To a large degree, the answer to that is the fact that I grew up in the 60’s and 70’s. At that time the world was a lot less open to LGBTQ+ things than it is today. Although I had no idea I was trans, trans wasn’t even a word back then, I somehow knew what I was wasn’t accepted.
Boys were supposed to do “boy things” and girls did “girl things”. This much I knew for sure. If I was to express that I wanted to do girl things it would not bode well for me and I knew that. At a minimum, I would receive a lecture. Depending on where I was it might well result in very cruel jokes and likely physical abuse. So I kept those feelings to myself.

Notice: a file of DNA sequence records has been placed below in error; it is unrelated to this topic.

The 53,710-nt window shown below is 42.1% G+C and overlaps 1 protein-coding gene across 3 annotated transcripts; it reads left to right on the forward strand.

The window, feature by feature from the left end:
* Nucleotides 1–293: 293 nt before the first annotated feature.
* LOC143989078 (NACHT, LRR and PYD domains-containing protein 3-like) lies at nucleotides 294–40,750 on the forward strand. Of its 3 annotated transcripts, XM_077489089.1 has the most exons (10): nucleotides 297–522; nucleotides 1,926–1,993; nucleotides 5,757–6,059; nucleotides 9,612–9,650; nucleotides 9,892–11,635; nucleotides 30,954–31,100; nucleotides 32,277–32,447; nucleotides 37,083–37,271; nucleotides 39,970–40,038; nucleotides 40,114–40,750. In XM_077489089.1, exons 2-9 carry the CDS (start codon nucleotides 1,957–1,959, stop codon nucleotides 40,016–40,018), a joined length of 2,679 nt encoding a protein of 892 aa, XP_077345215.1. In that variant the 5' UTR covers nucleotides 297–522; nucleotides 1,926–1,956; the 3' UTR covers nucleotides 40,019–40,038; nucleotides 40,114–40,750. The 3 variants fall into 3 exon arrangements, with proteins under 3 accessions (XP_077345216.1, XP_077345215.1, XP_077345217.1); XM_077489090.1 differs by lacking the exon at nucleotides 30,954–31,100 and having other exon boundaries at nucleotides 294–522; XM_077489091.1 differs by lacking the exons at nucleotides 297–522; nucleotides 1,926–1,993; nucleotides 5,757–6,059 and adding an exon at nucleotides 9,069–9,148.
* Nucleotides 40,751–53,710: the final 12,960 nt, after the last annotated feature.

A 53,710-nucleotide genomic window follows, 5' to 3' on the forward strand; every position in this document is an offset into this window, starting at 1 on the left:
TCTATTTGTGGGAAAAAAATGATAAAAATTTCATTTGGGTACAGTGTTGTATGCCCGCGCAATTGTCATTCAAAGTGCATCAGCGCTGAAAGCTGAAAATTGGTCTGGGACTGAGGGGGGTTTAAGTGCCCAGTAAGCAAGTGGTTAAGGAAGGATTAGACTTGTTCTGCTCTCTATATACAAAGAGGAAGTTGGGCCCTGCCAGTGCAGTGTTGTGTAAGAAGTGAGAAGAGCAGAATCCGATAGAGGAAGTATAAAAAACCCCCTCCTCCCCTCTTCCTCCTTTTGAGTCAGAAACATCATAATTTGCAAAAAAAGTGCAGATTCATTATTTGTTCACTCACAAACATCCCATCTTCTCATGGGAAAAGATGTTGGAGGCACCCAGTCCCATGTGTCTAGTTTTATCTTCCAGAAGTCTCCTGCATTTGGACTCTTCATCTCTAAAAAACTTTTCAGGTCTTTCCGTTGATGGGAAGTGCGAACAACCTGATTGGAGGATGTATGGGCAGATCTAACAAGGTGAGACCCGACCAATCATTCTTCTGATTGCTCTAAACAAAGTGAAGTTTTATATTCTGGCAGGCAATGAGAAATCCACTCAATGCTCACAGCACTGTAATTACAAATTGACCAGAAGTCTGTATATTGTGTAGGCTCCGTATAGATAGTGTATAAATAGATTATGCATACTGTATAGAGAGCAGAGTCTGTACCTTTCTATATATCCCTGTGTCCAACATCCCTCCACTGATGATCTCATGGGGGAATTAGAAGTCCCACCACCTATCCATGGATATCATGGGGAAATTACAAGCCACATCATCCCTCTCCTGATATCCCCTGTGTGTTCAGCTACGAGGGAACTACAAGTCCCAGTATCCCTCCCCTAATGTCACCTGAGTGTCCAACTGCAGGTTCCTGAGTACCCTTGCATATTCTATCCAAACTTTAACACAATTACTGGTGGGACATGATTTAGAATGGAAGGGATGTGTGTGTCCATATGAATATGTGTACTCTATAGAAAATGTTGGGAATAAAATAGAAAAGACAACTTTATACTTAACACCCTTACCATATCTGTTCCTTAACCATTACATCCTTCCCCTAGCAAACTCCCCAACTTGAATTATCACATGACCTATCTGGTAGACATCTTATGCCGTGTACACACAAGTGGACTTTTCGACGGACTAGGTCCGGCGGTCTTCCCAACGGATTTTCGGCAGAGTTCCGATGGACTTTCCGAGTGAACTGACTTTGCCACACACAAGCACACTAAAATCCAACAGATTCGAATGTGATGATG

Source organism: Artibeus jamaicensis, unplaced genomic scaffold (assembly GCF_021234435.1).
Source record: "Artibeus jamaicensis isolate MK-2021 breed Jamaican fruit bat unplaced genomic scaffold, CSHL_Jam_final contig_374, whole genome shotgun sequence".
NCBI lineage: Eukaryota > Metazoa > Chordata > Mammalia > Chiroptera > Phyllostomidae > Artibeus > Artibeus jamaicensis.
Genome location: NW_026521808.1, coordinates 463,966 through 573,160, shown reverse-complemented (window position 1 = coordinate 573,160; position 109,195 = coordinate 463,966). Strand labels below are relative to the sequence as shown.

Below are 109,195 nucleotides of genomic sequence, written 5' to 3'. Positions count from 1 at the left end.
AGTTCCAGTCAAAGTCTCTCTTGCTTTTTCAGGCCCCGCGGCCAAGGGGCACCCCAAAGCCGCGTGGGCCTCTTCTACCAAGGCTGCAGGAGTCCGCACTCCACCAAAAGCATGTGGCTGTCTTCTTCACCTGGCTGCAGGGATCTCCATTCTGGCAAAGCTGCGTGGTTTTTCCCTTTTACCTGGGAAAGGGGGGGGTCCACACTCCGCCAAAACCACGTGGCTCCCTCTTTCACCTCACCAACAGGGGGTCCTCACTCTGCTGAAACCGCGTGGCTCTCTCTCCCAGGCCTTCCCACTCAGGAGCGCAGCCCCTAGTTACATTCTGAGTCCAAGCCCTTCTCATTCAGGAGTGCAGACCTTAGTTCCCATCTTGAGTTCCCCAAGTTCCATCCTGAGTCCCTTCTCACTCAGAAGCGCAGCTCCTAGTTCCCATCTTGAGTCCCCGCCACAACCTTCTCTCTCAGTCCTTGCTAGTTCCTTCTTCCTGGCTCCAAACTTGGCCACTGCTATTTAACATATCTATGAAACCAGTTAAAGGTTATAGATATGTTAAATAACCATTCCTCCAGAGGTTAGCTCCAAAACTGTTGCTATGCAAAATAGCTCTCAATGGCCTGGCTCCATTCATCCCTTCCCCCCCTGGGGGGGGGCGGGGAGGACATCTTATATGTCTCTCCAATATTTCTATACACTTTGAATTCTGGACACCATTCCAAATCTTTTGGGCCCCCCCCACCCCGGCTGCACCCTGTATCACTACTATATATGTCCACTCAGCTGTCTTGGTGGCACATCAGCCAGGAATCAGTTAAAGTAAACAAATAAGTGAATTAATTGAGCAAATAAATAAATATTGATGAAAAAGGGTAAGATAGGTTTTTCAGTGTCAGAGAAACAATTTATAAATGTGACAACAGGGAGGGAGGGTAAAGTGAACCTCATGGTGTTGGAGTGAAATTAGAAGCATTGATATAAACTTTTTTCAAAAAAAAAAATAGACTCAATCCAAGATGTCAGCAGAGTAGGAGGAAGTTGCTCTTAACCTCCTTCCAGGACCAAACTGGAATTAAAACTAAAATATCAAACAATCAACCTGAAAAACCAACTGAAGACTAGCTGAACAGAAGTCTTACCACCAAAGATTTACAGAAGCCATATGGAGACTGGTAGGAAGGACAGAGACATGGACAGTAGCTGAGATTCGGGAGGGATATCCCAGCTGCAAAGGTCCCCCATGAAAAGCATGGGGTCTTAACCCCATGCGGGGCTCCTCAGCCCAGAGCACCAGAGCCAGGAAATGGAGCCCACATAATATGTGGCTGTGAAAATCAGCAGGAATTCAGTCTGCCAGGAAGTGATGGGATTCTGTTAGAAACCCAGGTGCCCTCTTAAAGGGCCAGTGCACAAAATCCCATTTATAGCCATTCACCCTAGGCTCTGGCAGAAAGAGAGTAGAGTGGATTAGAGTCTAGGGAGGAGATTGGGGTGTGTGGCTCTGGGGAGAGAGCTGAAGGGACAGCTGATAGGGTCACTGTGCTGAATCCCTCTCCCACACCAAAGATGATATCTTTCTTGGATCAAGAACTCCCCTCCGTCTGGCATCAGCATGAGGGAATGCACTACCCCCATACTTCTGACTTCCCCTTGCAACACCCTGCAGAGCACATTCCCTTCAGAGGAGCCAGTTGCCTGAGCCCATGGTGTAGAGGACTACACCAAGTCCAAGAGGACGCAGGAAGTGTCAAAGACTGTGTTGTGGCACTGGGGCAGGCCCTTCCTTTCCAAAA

I think this was made even more intense by my Grandfather. I loved him very much; he was the best man at my wedding. He was also the cruelest bigot I have ever known. He would make such malicious comments about anyone who wasn’t just like him. I think this reinforced my feelings that if you were not “normal” you were rejected. So I hid all of my differences until even I barely knew they existed.